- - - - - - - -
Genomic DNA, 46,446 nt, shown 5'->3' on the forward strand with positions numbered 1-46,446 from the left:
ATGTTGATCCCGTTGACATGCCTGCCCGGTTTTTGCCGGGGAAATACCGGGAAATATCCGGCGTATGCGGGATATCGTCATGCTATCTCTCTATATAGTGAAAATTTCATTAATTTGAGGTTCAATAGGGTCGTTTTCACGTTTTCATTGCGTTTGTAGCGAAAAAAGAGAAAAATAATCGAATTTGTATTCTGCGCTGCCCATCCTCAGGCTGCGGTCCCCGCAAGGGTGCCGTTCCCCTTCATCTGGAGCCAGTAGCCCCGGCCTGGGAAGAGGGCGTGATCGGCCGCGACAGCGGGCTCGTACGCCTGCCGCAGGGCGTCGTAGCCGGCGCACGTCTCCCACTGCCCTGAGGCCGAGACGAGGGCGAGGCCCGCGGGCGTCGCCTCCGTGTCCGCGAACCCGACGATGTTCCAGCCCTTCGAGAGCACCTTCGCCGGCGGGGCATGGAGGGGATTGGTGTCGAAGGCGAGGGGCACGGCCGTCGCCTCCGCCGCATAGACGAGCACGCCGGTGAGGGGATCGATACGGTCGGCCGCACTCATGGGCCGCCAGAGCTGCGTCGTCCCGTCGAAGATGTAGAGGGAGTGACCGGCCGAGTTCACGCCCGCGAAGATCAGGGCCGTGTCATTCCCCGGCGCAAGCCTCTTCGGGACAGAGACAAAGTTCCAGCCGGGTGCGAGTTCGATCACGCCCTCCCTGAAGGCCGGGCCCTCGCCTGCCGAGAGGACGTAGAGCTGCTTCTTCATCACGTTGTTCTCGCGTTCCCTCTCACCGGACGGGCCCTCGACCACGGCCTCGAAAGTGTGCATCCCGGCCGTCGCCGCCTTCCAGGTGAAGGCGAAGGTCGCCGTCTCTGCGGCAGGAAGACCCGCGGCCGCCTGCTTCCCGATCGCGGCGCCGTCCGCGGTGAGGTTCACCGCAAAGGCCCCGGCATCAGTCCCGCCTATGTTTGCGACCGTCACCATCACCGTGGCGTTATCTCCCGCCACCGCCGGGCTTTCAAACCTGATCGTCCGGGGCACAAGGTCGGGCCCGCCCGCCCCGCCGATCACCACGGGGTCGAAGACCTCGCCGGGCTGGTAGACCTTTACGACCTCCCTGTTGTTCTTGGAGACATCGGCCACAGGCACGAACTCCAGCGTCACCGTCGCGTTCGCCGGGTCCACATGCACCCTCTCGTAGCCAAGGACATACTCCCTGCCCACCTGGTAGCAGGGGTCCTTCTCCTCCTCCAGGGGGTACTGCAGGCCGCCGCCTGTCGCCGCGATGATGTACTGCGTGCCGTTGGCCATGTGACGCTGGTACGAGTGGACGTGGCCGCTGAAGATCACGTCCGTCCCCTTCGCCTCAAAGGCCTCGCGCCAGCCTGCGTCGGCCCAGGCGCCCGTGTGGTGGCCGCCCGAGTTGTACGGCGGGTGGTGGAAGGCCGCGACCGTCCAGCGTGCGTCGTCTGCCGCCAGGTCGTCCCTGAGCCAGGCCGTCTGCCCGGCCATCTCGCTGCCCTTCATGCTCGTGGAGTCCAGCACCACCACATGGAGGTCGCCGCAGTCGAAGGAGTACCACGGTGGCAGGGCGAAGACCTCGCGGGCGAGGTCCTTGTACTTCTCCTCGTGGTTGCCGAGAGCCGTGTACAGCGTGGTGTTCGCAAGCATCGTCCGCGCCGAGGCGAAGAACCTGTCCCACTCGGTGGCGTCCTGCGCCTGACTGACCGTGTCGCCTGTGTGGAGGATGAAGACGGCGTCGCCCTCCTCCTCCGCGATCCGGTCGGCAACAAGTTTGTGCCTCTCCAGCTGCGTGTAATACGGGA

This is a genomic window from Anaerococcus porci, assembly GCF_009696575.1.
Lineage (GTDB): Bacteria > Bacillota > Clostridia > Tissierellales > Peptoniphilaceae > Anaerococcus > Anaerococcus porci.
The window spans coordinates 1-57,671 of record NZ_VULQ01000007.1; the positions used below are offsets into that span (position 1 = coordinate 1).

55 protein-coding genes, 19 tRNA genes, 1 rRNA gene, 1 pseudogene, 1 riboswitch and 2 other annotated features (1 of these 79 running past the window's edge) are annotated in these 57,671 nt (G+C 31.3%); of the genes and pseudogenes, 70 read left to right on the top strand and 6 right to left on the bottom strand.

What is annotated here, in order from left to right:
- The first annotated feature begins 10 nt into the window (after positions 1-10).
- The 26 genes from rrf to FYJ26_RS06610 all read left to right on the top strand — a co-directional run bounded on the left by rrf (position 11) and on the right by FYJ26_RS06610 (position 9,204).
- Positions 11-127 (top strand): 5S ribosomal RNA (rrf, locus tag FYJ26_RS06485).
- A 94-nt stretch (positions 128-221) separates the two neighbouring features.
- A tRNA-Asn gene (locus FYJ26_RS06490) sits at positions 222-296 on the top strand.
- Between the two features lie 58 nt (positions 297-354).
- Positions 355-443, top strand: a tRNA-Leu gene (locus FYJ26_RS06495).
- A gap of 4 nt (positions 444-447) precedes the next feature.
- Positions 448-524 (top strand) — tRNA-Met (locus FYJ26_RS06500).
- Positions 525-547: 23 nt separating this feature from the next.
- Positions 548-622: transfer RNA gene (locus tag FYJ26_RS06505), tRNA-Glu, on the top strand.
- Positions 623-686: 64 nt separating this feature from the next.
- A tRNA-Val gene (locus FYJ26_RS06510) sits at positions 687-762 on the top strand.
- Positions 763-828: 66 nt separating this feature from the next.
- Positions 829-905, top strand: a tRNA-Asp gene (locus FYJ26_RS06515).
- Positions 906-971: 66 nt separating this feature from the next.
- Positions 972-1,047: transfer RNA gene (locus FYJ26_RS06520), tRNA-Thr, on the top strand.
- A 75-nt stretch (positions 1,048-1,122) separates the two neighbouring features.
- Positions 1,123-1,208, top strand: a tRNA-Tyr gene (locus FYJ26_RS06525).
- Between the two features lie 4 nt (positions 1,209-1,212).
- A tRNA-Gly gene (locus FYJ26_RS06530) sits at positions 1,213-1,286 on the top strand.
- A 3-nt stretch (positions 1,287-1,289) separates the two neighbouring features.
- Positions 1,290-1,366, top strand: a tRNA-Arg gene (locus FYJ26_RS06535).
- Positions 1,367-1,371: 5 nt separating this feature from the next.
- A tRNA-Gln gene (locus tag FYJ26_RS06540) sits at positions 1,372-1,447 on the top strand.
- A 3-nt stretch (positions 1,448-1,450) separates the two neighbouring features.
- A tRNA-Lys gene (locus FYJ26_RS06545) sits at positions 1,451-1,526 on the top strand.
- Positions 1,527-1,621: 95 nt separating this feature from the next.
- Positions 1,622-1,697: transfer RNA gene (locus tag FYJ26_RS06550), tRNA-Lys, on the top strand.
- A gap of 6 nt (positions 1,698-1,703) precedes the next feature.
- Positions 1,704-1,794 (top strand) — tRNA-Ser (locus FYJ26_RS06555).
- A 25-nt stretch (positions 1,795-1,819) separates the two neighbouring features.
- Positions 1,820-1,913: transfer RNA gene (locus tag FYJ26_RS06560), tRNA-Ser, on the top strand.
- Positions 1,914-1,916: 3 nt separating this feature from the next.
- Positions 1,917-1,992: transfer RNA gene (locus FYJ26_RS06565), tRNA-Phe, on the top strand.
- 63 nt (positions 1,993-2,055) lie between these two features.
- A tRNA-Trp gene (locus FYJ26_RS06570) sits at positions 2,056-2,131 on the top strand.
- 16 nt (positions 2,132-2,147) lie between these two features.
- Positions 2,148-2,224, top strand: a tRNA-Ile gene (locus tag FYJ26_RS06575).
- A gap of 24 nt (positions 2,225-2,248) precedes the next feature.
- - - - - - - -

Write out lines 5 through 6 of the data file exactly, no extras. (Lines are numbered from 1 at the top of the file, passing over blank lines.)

The window spans coordinates 1-57,671 of record NZ_VULQ01000007.1; the positions used below are offsets into that span (position 1 = coordinate 1).

55 protein-coding genes, 19 tRNA genes, 1 rRNA gene, 1 pseudogene, 1 riboswitch and 2 other annotated features (1 of these 79 running past the window's edge) are annotated in these 57,671 nt (G+C 31.3%); of the genes and pseudogenes, 70 read left to right on the top strand and 6 right to left on the bottom strand.